Brian Thompson on Pindar and the Vendee Globe
by Vendee Globe media on 8 Oct 2008
Brian Thompson and the Juan K designed Pindar are a powerful combination, the tall Cowes based sailor who has logged tens of thousands of ocean miles at speeds most us can only imagine, sailing the only Open 60 in this Vendee Globe race to be designed by the Argentinian designer who has a reputation for pushing the limits.
Pindar - Vendee Globe 2008 Vendee Globe 2008 © http://www.vendeeglobe.org
For 46 year old Thompson, this Vendee Globe solo round the world race has always been on his 'wish list´. His professional sailing resumé stretches back 15 years and he holds or has held 25 world sailing records to date including twice taking the outright 24 hour world speed sailing record, with Playstation and then Maiden II.
He has built up his experience in the IMOCA 60 fleet over the last six years in a variety of different boats having co-skippered Skandia with Will Oxley in the 2005 Transat Jacques Vabre, sailing with Mike Golding´s Ecover in the 2003 Transat Jacques Vabre, and also sailing the previous Open 60, Artemis Ocean Racing.
Pindar´s build up to this race has been far from ideal. Their rig collapsed in August last year during a relatively benign 50 miles race round the Isle of Wight during Cowes Week last year, and then again on the delivery to Le Havre last year just before the Transat Jacques Vabre. But now with a new, simpler rig, Thompson has got to grips with a notably powerful boat which has yet to really be tested against the very best of the French fleet, and his lead in to the race has now taken shape well.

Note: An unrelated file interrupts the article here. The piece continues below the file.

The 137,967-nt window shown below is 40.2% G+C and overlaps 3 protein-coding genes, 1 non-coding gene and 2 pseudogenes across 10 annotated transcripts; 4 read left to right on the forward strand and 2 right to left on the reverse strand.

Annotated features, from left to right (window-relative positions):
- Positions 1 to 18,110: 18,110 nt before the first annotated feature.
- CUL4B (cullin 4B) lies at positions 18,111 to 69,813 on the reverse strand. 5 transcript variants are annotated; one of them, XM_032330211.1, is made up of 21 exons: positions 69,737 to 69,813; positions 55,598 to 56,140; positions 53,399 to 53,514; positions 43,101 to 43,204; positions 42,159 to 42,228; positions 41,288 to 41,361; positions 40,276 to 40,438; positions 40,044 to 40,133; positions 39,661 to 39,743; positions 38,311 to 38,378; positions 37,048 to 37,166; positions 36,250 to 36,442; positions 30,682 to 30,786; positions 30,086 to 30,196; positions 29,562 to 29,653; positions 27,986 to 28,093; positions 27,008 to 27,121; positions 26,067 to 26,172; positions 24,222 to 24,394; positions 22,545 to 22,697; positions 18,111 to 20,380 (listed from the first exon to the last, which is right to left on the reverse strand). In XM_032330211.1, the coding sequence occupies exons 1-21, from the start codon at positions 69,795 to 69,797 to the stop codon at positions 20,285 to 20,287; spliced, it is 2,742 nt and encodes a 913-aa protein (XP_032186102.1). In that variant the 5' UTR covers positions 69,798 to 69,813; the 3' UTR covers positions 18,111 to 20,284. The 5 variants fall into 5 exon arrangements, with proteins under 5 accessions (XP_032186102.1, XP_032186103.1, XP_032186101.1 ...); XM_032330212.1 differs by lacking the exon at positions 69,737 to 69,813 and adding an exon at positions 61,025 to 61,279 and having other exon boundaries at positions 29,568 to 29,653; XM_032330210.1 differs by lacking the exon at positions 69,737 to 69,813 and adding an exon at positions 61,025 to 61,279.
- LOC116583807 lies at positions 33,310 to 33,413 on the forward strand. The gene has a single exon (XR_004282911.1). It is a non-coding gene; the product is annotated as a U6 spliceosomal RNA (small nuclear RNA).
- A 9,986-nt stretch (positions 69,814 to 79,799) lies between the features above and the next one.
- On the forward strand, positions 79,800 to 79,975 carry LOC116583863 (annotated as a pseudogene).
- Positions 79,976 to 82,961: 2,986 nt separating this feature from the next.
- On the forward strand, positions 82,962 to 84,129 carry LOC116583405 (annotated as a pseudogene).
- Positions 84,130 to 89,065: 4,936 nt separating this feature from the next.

'What we have seen is that the boat is very fast, that is all good,' confirms the gentle giant, Thompson. 'And the boat has been very reliable in what we have done, and we have added a lot more Vendee Globe type systems, power generators, wind generators, solar panels and more protection for me in the cockpit. And the rig is now simple and reliable and we have added some extra systems for me, and so the boat feels fast and reliable.'
He considers the Juan K design's particular strength: 'Compared to the other boats the boat is very fast upwind, reaching I think we are the same or faster. We have more stability than the other boats, and then running if it is the equal of the other boats, then that will be good. What we haven´t done though, is enough racing. The Vendee is very much a downwind race, certainly to Cape Horn, perhaps a little beating in the Bay of Biscay, but then it will be downwind, maybe a little reaching, but then it will be downwind until after the Doldrums, and a short reach in the SE trade winds, and then downwind again.'
Thompson´s career has spanned everything from the 125 foot (38.1m) Playstation (Cheyenne) to sixth place in the 2001 MiniTransat.
'Even the old BOC race I have always wanted to do that, but this was never an obsession. I got on with doing lots of other things. It was always a goal and I always knew that I would like single-handed sailing.
'I remember the first edition (of the Vendee Globe race) with Titouan Lamazou going faster than the Whitbread boats between Cape Town and Australia. That really made an impression on me, that you could average faster than a fully crewed 80 foot boat in a 60 foot boat by himself.